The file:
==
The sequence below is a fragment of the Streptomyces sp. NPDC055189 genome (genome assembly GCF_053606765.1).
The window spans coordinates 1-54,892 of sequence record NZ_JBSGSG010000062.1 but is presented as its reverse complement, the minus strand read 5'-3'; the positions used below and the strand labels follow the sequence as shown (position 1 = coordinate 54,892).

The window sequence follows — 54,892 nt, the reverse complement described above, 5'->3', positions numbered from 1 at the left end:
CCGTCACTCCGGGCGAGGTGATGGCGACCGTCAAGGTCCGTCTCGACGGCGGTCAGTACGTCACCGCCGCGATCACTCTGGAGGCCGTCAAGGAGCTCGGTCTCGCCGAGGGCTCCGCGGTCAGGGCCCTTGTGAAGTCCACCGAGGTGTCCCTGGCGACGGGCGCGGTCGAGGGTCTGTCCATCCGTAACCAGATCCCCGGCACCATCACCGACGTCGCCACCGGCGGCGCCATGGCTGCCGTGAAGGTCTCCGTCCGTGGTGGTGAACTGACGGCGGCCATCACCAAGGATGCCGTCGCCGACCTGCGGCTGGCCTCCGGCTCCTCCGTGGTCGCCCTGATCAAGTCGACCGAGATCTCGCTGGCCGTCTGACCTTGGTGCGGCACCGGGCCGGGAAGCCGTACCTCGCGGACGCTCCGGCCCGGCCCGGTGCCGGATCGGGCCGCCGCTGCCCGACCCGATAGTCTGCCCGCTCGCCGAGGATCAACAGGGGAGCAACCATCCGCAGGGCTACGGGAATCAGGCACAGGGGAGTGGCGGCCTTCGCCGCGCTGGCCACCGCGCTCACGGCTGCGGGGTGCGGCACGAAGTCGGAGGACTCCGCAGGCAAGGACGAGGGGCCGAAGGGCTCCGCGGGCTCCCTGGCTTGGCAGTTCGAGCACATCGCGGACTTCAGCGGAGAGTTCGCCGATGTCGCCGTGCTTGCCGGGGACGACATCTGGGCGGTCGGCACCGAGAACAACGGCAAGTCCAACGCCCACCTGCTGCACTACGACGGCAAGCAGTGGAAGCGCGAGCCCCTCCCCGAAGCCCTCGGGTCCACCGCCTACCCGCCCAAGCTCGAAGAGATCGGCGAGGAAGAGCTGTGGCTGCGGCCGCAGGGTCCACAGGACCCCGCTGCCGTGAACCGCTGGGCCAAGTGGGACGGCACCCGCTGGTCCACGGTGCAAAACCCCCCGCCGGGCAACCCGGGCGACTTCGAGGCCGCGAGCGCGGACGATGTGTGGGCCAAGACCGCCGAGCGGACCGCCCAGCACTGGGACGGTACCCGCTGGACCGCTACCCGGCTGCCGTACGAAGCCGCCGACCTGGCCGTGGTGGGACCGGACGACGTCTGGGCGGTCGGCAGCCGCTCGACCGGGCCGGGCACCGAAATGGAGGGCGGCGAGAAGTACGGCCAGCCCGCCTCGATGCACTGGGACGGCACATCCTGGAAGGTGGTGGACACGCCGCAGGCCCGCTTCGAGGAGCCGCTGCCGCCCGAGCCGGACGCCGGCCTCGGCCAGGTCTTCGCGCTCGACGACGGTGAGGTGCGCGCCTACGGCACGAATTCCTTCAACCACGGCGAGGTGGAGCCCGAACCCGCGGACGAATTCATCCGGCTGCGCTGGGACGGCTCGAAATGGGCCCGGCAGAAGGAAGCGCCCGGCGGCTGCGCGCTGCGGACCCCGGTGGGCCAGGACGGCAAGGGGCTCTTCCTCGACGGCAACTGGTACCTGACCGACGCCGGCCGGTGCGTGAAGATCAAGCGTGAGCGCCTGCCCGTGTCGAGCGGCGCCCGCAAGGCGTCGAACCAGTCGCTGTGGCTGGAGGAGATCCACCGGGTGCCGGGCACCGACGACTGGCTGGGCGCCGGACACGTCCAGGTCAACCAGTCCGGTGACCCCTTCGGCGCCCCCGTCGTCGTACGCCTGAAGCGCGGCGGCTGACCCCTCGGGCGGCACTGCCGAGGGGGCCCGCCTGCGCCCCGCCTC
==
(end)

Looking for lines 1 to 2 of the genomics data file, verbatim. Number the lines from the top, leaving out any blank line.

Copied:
The sequence below is a fragment of the Streptomyces sp. NPDC055189 genome (genome assembly GCF_053606765.1).
The window spans coordinates 1-54,892 of sequence record NZ_JBSGSG010000062.1 but is presented as its reverse complement, the minus strand read 5'-3'; the positions used below and the strand labels follow the sequence as shown (position 1 = coordinate 54,892).